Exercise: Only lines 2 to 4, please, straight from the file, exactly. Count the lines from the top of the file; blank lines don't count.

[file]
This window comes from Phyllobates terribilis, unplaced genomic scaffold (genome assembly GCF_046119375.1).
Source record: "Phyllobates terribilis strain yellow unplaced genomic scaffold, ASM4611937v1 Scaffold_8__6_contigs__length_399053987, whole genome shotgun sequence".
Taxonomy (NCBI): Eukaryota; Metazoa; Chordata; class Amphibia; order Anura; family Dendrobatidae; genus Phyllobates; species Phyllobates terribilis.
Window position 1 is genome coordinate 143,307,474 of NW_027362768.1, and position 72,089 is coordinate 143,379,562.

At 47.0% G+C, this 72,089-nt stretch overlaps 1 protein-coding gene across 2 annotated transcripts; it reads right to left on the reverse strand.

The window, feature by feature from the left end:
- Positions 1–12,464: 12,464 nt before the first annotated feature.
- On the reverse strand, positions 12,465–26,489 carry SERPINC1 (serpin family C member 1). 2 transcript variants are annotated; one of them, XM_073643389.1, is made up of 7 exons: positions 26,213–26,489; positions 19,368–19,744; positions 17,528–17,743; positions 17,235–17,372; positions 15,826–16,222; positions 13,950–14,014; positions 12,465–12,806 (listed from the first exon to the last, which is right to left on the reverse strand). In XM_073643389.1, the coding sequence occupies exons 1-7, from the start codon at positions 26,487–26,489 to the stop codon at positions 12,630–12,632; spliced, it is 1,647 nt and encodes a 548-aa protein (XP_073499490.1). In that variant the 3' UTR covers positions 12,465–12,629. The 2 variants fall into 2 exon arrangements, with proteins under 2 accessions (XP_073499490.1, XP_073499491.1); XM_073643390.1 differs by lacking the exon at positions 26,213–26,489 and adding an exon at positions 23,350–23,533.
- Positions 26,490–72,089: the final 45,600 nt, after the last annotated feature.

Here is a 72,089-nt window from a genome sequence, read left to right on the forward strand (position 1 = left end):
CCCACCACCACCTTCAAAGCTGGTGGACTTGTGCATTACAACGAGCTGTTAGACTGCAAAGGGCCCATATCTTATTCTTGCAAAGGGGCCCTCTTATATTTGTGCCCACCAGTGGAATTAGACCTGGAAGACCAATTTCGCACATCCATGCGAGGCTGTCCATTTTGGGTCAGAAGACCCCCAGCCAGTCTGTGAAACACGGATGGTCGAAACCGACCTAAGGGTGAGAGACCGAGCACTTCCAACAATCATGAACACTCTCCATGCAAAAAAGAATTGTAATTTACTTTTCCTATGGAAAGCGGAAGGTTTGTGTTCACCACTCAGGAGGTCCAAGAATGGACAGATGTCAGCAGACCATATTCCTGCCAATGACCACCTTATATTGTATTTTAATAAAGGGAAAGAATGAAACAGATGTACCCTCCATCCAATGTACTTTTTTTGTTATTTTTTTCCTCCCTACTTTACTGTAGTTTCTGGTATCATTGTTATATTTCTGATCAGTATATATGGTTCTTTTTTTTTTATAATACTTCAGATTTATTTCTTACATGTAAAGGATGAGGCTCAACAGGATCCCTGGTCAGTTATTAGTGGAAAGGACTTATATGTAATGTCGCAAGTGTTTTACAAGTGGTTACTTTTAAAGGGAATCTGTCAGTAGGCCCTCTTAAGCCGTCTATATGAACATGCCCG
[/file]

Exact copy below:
Source record: "Phyllobates terribilis strain yellow unplaced genomic scaffold, ASM4611937v1 Scaffold_8__6_contigs__length_399053987, whole genome shotgun sequence".
Taxonomy (NCBI): Eukaryota; Metazoa; Chordata; class Amphibia; order Anura; family Dendrobatidae; genus Phyllobates; species Phyllobates terribilis.
Window position 1 is genome coordinate 143,307,474 of NW_027362768.1, and position 72,089 is coordinate 143,379,562.